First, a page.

Google: Didn't delete Street View data after all

Google share issue plan. File photo dated 17/01/08 of the Google logo, as Google unveiled plans for a new class of shares in a move that will allow its billionaire founders to retain long-term control of the company. Issue date: Friday April 13, 2012. The internet search giant will give existing shareholders one new share for each one they own, but as the additional stock will not carry voting rights its co-founders Larry Page and Sergey Brin are set to retain their influence. See PA story CITY Google. Martin Keene/PA Wire

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File photo of the Google logo.
Martin Keene/PA Wire
(AP) After being caught spying on people across Europe and Australia with its Wi-Fi-slurping Street View cars, Google had told angry regulators that it would delete the ill-gotten data.

Google broke its promise.

Britain's Information Commissioner's Office (ICO) received a letter from Google in which the company admits it kept a "small portion" of the electronic information collected from the U.K. and other countries.

"Google apologizes for this error," Peter Fleischer, Google's global privacy counsel, said in the letter, which the ICO published.

The ICO said in a statement that Google Inc., based in Mountain View, California, had agreed to delete all that data nearly two years ago, adding that its failure to do so "is cause for concern."

Other regulators were less diplomatic, with Ireland's deputy commissioner for data protection, Gary Davis, calling Google's failure "clearly unacceptable."

Davis said his organization had conveyed its "deep unhappiness" to Google and wants answers by Wednesday.

Google said that other countries affected included France, Belgium, the Netherlands, Norway, Sweden, Finland, Switzerland, Austria and Australia. Attempts to reach regulators in several of those countries weren't immediately successful Friday.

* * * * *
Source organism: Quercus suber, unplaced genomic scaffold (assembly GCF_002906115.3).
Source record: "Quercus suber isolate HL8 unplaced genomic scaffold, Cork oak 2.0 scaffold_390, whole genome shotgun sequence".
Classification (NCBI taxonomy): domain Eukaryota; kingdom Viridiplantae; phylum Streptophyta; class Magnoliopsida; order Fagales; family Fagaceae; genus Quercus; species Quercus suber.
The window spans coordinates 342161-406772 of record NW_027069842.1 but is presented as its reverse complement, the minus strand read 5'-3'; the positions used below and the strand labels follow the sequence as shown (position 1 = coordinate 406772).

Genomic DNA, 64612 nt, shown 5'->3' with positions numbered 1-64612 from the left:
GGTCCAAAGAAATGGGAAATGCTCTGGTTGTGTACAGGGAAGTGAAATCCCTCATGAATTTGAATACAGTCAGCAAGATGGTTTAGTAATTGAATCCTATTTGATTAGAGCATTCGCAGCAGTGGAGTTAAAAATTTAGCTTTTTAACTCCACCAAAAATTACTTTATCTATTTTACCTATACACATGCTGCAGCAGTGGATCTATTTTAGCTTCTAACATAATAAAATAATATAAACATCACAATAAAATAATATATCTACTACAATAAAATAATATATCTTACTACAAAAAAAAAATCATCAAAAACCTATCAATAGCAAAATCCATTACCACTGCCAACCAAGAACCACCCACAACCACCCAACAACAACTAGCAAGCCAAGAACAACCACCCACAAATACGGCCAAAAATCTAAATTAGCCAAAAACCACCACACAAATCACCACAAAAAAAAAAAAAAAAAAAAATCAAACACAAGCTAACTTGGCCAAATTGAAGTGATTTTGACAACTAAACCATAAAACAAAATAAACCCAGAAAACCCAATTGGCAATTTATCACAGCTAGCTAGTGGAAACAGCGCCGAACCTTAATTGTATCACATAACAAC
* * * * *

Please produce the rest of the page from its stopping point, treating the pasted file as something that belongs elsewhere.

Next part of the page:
Google angered officials on both sides of the Atlantic in 2010 when it acknowledged that its mapping cars, which carried cameras across the globe to create three-dimensional maps of the world's streets, had also scooped up passwords and other data being transmitted over unsecured wireless networks. Investigators have since revealed that the intercepted data included private information including legal, medical and pornographic material.

Google had been meant to purge the data, and it chalked up its mistake to human error.

The company said it recently discovered the data while undertaking a comprehensive manual review of Street View disks. The company said it had contacted regulators in all of the countries where it had promised to delete data but realized it had not.

Fleischer's letter asks Britain's ICO for instructions on how to proceed.

The ICO, which said it was in touch with other data protection authorities in the EU over the development, told Google that it must turn over the data immediately so it can undergo forensic analysis.

The disclosure Friday comes just over a month after the ICO reopened its investigation into Google's Street View, saying that an inquiry by authorities in the United States raised new doubts about the disputed program.

In April, the U.S. Federal Communications Commission fined Google, saying the company "deliberately impeded and delayed" its investigation into Street View.

The ICO has the power to impose fines of up to 500,000 pounds (roughly $780,000) for the most serious data breaches, although penalties are generally far less severe and can involve injunctions or reprimands.

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